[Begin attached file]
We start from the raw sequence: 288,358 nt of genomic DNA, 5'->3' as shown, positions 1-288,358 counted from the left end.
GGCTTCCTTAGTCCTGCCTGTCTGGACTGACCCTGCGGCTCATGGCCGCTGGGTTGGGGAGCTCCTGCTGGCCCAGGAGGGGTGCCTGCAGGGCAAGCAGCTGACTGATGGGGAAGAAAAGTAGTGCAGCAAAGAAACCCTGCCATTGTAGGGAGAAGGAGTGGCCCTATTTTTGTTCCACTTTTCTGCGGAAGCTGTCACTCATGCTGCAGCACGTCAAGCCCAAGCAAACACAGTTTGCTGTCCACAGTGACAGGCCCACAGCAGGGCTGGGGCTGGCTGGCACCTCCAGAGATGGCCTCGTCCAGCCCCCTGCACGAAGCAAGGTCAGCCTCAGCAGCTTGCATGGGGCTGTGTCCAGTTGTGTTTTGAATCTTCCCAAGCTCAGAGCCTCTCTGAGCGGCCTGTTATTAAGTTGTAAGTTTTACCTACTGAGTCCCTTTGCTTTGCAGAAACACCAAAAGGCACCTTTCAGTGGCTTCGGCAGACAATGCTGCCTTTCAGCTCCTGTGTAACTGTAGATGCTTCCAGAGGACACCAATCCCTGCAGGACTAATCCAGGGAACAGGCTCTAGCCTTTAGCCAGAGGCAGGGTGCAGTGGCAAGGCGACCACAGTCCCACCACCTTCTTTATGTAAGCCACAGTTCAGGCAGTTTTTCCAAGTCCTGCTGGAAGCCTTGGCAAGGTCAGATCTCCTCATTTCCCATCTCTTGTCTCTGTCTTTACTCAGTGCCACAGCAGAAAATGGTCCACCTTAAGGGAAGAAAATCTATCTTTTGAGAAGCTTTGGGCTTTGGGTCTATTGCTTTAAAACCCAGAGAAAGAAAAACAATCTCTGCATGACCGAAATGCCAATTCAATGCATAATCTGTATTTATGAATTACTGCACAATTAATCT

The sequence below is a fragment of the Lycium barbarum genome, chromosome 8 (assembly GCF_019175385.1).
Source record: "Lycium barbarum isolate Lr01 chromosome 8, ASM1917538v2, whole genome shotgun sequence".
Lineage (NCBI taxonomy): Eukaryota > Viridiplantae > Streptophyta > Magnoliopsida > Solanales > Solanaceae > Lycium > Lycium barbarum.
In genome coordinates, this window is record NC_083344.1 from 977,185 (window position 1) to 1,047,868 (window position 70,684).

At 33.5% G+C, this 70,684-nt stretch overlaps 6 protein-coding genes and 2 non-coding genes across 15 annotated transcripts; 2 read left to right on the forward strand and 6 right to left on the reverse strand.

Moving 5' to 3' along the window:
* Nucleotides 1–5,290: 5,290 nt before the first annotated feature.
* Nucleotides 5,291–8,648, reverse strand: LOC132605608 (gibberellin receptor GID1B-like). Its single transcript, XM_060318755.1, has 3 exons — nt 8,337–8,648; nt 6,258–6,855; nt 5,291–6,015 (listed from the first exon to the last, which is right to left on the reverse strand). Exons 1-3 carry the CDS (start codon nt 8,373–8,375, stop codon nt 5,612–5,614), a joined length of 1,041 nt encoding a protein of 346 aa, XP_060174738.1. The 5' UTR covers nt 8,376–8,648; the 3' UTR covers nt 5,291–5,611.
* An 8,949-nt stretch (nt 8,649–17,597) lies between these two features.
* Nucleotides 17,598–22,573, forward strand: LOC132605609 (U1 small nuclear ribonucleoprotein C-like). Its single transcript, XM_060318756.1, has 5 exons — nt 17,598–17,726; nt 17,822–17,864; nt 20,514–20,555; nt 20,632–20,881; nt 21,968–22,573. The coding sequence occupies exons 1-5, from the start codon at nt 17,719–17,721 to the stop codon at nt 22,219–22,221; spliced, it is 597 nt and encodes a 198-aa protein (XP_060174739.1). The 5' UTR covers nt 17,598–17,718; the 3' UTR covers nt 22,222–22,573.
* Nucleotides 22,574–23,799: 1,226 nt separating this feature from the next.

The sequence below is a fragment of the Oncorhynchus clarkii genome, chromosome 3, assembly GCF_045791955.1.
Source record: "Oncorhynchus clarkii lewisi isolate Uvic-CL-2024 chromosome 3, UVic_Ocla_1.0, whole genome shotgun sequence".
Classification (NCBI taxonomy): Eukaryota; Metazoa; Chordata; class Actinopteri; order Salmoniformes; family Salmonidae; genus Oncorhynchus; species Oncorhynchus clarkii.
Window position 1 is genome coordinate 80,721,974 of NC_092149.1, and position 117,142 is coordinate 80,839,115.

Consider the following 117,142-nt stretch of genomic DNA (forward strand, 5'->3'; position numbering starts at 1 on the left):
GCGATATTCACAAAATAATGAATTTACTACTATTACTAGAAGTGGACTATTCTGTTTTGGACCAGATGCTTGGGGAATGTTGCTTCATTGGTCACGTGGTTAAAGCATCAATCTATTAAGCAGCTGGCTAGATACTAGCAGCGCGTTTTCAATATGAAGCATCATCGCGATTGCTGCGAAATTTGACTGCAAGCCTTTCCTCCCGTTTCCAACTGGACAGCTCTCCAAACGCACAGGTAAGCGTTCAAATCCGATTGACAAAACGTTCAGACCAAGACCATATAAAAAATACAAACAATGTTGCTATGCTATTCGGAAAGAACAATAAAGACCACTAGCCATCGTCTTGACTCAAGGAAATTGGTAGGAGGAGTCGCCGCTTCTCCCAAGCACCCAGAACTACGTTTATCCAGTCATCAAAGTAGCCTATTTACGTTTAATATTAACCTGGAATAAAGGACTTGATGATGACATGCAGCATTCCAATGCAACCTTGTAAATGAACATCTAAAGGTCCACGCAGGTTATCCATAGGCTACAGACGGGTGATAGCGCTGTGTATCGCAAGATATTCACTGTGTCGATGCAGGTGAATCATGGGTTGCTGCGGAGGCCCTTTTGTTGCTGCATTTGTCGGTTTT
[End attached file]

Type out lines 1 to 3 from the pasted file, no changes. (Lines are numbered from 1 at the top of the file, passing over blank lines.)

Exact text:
We start from the raw sequence: 288,358 nt of genomic DNA, 5'->3' as shown, positions 1-288,358 counted from the left end.
GGCTTCCTTAGTCCTGCCTGTCTGGACTGACCCTGCGGCTCATGGCCGCTGGGTTGGGGAGCTCCTGCTGGCCCAGGAGGGGTGCCTGCAGGGCAAGCAGCTGACTGATGGGGAAGAAAAGTAGTGCAGCAAAGAAACCCTGCCATTGTAGGGAGAAGGAGTGGCCCTATTTTTGTTCCACTTTTCTGCGGAAGCTGTCACTCATGCTGCAGCACGTCAAGCCCAAGCAAACACAGTTTGCTGTCCACAGTGACAGGCCCACAGCAGGGCTGGGGCTGGCTGGCACCTCCAGAGATGGCCTCGTCCAGCCCCCTGCACGAAGCAAGGTCAGCCTCAGCAGCTTGCATGGGGCTGTGTCCAGTTGTGTTTTGAATCTTCCCAAGCTCAGAGCCTCTCTGAGCGGCCTGTTATTAAGTTGTAAGTTTTACCTACTGAGTCCCTTTGCTTTGCAGAAACACCAAAAGGCACCTTTCAGTGGCTTCGGCAGACAATGCTGCCTTTCAGCTCCTGTGTAACTGTAGATGCTTCCAGAGGACACCAATCCCTGCAGGACTAATCCAGGGAACAGGCTCTAGCCTTTAGCCAGAGGCAGGGTGCAGTGGCAAGGCGACCACAGTCCCACCACCTTCTTTATGTAAGCCACAGTTCAGGCAGTTTTTCCAAGTCCTGCTGGAAGCCTTGGCAAGGTCAGATCTCCTCATTTCCCATCTCTTGTCTCTGTCTTTACTCAGTGCCACAGCAGAAAATGGTCCACCTTAAGGGAAGAAAATCTATCTTTTGAGAAGCTTTGGGCTTTGGGTCTATTGCTTTAAAACCCAGAGAAAGAAAAACAATCTCTGCATGACCGAAATGCCAATTCAATGCATAATCTGTATTTATGAATTACTGCACAATTAATCT

The sequence below is a fragment of the Lycium barbarum genome, chromosome 8 (assembly GCF_019175385.1).